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Why W&L Law: 1L Brent Phipps on the W&L Community

We asked several of our 1L students to discuss their decision to attend W&L Law. Brent Phipps, a graduate of George Washington University from Washington, DC,  explains how the W&L community made his choice an easy one.

After spending the winter agonizing over applications for several schools, I found myself with a big problem: options. I had spent so much time worrying about getting into law school, that I had not spent enough time considering what I wanted from a school. As result, I needed to make a decision between several schools with great reputations and a host of statistical reports promising that each school offered a top flight legal education. On paper, the schools looked so similar that I had no plan to evaluate each possibility. After talking with my family and friends, I decided to attend Washington and Lee because I am at my best when I am on a team, in a group, or working for somebody that is watching out for me too. Washington and Lee offers that kind of community.

The community here impacts every aspect of the school. When professors greet you in the hall by name just to say hello, the classroom experience is different. The alumni network reacts differently because of the community. And more broadly, law school is less stressful and more enjoyable when you are with people that treat you like a friend, even if you barely know each other.

Of course, no law school will claim their students are unfriendly or the professors are cold, distant, and uninterested in their students. And in my application cycle, I found most everyone was pleasant for the time I interacted with them. But W&L was just intuitively different. When I visited W&L during an admitted student’s weekend, I had lunch with Professor Joshua Fairfield. We had never met before. We weren’t assigned to special group session. We met only because he said hello and asked about my day. We spent most of lunch talking about the school, video games (part of his research), and a dozen other topics both serious and not. Professor Fairfield did not interview me, pitch the school, or pontificate about the importance of legal education—he talked to me like a person that he was genuinely interested to meet. I am happy to report I found that to be a common feature among the professors here. They show a genuine concern for the students and go the extra mile. Earlier this semester, my Civil Procedure professor, Susan Franck, taught class until 6 p.m., knowing that she needed to drive several hours to Delaware that same night. This is hardly exceptional unless you know that the class was not part of her job; it was an optional class with the sole purpose of allowing students to ask questions about Civil Procedure. Donating time like that is just one example of the way professors here contribute to the community atmosphere of the school. I have also had a professor offer to review my resume and invite me to lunch. I have tons of similar stories and I have only been in school here for a couple of months!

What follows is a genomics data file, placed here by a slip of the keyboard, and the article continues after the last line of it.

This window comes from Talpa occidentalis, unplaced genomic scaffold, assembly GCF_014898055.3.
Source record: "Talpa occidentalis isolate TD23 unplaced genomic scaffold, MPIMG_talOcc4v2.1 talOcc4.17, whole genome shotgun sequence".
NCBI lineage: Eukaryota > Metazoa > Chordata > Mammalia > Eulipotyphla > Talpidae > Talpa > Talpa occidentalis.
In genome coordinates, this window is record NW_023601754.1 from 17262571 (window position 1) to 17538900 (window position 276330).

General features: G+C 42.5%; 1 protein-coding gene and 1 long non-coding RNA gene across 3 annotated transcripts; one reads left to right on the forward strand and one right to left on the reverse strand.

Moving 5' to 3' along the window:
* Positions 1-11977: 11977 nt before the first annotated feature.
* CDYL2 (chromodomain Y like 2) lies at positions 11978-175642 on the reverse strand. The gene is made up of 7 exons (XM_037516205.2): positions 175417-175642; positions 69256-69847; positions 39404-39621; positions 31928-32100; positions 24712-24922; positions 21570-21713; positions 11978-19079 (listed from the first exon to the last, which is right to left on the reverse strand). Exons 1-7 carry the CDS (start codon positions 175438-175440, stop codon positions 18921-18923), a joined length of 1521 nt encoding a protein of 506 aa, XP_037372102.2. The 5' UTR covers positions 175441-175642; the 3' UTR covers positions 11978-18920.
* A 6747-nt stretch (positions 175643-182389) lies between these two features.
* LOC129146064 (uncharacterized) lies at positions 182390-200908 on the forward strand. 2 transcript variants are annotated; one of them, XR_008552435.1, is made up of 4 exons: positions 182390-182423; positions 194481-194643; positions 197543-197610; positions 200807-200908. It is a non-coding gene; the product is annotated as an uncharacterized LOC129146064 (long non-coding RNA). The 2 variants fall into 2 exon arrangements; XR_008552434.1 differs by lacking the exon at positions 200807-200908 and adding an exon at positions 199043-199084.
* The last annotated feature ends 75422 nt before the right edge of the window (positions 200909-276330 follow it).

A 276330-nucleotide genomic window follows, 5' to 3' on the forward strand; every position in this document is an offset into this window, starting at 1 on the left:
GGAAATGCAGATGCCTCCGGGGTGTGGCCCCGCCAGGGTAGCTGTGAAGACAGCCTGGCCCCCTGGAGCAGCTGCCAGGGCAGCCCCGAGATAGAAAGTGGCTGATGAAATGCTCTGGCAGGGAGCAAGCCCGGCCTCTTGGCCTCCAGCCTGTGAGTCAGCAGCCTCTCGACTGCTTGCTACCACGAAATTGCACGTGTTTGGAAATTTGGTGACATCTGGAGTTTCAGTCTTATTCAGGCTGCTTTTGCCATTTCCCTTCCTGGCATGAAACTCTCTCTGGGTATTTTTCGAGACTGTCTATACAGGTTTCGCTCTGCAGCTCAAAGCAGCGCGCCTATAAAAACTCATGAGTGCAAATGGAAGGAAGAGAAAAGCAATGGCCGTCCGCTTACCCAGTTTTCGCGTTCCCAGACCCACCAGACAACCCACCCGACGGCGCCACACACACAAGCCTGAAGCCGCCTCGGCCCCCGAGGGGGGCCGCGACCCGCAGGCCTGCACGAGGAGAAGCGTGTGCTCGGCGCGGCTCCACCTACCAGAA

The giving spirit of the professors is also reflected in the alumni network. When I was applying I asked to speak with some alumni. Fortunately, I was living and working in D.C., which hosts a fairly sizeable alumni group, and I was able to talk with members of the alumni, many of whom work at top firms in D.C. I was amazed at how quickly folks responded and how generous they were with their time. I do not want to think about what those conversations would have cost if they billed me. One gentleman worked a few blocks away from me and offered to meet for lunch. At lunch, I got some really practical advice about attending law school and a resounding endorsement of the school. W&L is truly a beloved institution. The alumni remember what it was like here, and they are protective about that legacy.

I have been in school for only a short time, but I already love it because it is such a friendly, welcoming place. When I walk through the library, people say hello and stop to chat. When I heard that friend missed a day of class because he was sick, I sent a text to see if he needed anything. Later, he told me that I was one of fourteen different people to check-in with him. The students here are very supportive of each other. When I am a having trouble understanding something I read, I just find a classmate or two, and we talk it through and come to some understanding. Nothing helps me learn more than trying to answer a hypothetical legal question with a group of classmates, regardless of whether I asked the question or I am trying to answer it. It is a collaborative environment that I don’t think is common in law schools. Of course, the law school has plenty of quiet corners if you like to study in peace and solitude. Just be sure to come out occasionally because your classmates will be great.

If I could offer only one piece of advice to a prospective student, it would be to meet the people here. Everyone—students, staff, faculty—shares a common bond of courtesy and friendship. That bond is what sold the school for me and I don’t have any regrets about it.